Devi Jones is a year away from graduating with a Computer Science degree and it’s internship time. But usually the ship part isn’t quite so literal. She gets hired by Really Remote Desktop, a cloud data storage company that keeps their servers in odd places, like the bilge of a hundred-foot sailboat.

How can a homebody like Devi step on to a boat with six strangers and sail away from everything she has ever known? All while trying to do her best at her first real job? Being in a tropical paradise helps — but only until things start to go wrong.

Packet Trade is book one of Devi Jones’ Locker. It will be released as five Kindle episodes, with new episodes every two weeks, or you can buy the full volume at any time in ebook or paperback.

Pre-orders for the first episode and the complete book will be up soon, so watch this space.

If you’re already intrigued, you can read a sample here.

Note to my regular readers: This is a Darusha Wehm without the M. book, so there won’t be any AIs, robots or space travel. There’s still science, but it’s not speculative.

Interview with Lawrence M. Schoen, Author of Barsk: The Elephants’ Graveyard

Interview with Lawrence M. Schoen, Author of Barsk: The Elephants’ Graveyard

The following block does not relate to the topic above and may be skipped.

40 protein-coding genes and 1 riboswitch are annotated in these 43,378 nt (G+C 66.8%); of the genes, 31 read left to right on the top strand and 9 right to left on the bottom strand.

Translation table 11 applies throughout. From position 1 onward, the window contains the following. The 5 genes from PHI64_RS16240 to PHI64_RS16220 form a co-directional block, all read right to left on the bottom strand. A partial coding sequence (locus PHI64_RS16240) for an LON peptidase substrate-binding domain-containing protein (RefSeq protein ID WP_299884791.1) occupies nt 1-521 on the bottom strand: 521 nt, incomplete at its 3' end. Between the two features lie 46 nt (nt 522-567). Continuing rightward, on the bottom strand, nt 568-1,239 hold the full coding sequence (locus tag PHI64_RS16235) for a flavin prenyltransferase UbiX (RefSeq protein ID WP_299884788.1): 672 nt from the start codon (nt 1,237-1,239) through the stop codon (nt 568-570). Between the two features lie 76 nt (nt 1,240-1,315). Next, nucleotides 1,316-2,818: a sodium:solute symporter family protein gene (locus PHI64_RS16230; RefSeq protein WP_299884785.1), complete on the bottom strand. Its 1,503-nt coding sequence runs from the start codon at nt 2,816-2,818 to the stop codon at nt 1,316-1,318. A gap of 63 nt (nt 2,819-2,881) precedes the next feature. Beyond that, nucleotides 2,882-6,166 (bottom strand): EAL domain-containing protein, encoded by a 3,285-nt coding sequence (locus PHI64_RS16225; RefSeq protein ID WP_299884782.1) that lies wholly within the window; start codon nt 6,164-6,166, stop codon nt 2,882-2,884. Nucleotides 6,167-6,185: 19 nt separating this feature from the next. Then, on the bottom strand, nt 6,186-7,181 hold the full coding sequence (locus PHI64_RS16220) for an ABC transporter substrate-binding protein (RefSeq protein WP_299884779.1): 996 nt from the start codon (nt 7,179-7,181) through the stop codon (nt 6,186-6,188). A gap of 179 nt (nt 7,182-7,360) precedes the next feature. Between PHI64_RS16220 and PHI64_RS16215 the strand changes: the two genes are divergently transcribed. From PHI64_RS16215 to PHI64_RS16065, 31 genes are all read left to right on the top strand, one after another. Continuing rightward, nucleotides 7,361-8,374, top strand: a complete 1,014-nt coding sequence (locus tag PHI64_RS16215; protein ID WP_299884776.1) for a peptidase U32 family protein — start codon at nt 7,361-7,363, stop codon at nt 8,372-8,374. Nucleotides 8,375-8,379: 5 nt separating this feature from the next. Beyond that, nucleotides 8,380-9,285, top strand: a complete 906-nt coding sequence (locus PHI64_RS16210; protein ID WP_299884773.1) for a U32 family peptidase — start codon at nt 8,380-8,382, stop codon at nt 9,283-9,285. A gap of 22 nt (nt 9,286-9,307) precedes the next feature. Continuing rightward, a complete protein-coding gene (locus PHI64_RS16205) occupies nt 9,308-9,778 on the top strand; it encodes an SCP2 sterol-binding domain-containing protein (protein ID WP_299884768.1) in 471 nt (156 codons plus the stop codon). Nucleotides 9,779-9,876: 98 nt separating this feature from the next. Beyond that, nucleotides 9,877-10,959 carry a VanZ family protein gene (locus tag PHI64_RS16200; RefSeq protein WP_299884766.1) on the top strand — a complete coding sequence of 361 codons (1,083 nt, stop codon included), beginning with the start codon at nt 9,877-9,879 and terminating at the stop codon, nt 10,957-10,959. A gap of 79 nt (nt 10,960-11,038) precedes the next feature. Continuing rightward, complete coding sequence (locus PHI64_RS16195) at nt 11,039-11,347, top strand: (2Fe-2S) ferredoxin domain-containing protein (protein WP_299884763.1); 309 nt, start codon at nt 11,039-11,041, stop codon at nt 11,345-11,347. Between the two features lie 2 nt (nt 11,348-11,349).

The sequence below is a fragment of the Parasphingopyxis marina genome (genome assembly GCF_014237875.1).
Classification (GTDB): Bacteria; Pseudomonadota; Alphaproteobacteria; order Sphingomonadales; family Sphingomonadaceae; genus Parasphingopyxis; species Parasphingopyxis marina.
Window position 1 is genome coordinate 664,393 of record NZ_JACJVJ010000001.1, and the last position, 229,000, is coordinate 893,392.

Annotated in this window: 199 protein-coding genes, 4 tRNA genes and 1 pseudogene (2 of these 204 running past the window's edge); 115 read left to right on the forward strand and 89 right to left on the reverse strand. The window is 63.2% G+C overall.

Just in time for the release of his new book, Barsk: The Elephants’ Graveyard, Lawrence M. Schoen stopped by for this interview. About Barsk:

The Sixth Sense meets Planet of the Apes in a moving science fiction novel set so far in the future, humanity is gone and forgotten in Lawrence M. Schoen’s Barsk: The Elephants’ Graveyard.
An historian who speaks with the dead is ensnared by the past. A child who feels no pain and who should not exist sees the future. Between them are truths that will shake worlds.

Me: Can you describe your writing for someone who is unfamiliar with it?

Lawrence: A lot of my past writing takes the form of light and humorous stories, enjoyable and entertaining reads. This is particularly true of the series of short stories, novellas, and novels that make up my Amazing Conroy series. With Barsk I went darker. Which is not to say that there are not amusing and light-hearted bits, but overall the tone is much more serious, as one would expect when dealing with themes like intolerance and death.

Would you want to live in the world of your book?

That’s a tough call. If I lived on any of the island rainforests of Barsk, that would mean I’m an anthropomorphic elephant (a Fant). While it might be very cool to make my home in a living city high in the trees, it would probably take a while to get used to having a trunk. Also, the Fant tend to eschew most technology and I can’t see myself going back to writing everything longhand.

Elsewhere though, on most of the hundreds of other worlds in the Alliance that I invented for the book, such a parochial view on hardware is rarer and I could have all sorts of cool gadgets (I’m not giving up my smart gear, sorry). But I still couldn’t be a human being, as there aren’t any. I’d have to get comfortable being some other race of Raised Mammal. And furry.

Why did you write this story?